It is the biggest contribution of health care staff by any single country so far to help control the epidemic, noted WHO Director-General Margaret Chan. “This will make a significant difference in Sierra Leone,” Chan said.

To put the numbers in perspective: WHO has deployed about 500 foreign medical experts to the region. Because they rotate, at any one time about 170 of them are in the affected countries, Chan said.

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Carlos Moedas

Portuguese Republic Government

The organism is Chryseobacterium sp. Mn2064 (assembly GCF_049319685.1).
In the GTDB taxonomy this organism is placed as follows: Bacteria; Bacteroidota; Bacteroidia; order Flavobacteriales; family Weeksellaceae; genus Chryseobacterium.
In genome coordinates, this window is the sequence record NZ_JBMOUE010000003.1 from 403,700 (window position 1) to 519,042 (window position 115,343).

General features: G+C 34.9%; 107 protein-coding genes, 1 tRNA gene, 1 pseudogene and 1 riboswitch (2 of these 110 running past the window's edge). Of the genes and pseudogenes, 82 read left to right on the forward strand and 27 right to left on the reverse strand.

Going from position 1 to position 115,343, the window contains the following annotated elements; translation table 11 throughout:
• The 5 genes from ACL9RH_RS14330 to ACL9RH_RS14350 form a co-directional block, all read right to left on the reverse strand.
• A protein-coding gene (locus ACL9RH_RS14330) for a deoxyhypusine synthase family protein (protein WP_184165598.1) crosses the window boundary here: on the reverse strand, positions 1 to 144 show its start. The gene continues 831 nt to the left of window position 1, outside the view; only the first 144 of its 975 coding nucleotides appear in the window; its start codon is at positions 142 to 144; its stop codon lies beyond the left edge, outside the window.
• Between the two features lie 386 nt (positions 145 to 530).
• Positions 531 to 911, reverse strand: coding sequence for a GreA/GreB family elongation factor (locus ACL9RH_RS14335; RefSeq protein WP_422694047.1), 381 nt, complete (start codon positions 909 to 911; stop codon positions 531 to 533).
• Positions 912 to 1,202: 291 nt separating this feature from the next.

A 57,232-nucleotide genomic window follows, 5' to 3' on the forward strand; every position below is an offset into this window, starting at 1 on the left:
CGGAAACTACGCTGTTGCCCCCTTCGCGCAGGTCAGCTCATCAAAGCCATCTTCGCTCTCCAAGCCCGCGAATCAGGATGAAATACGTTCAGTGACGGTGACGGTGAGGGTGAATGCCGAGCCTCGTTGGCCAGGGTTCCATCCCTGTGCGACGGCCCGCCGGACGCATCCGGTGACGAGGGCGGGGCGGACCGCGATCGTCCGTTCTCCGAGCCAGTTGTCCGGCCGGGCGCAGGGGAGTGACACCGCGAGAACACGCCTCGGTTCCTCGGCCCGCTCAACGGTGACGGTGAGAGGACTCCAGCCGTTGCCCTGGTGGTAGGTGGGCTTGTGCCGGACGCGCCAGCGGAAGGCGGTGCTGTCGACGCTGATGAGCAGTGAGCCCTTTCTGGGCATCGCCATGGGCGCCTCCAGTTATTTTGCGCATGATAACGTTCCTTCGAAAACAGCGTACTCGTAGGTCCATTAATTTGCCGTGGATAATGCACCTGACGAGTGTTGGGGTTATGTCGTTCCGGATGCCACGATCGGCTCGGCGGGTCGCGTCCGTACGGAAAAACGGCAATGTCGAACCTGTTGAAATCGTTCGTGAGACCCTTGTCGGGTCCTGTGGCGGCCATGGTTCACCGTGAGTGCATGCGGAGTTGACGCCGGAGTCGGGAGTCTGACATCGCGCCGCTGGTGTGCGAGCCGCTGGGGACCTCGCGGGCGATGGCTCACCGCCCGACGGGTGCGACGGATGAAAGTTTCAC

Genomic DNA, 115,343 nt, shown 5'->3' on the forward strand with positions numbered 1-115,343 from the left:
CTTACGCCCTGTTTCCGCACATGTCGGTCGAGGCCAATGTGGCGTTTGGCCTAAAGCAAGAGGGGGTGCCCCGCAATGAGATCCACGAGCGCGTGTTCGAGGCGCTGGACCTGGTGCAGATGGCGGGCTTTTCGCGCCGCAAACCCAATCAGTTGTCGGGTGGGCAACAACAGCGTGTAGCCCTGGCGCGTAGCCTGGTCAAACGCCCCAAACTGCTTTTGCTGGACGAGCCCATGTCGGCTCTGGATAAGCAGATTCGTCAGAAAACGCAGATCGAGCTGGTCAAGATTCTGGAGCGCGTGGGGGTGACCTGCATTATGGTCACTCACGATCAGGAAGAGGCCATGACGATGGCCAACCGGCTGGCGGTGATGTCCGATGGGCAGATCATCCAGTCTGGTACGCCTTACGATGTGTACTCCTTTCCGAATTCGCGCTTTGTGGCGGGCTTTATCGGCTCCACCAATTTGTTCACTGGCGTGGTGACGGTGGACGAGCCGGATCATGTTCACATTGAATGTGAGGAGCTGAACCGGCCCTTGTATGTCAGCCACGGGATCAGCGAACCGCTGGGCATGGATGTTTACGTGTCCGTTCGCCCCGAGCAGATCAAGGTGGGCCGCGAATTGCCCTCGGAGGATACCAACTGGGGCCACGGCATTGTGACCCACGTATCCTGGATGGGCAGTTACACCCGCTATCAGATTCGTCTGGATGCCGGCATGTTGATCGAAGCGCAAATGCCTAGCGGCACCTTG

Carlos Moedas

BRUSSELS—Carlos Moedas, secretary of state to Portugal's center-right prime minister, has been appointed European commissioner in charge of research, science, and innovation here yesterday. If his appointment is approved by the European Parliament, he will take over from Máire Geoghegan-Quinn for a 5-year term in this top-level position at the European Commission, the European Union’s executive branch.

Moedas will oversee the use of funds from Horizon 2020, the European Union's €80 billion research program. Jean-Claude Juncker, president-elect of the European Commission, has tasked Moedas with promoting the excellence of European science, monitoring national research policies, making sure that “Commission proposals and activities are based on sound scientific evidence,” and focusing more on applied research, among other duties.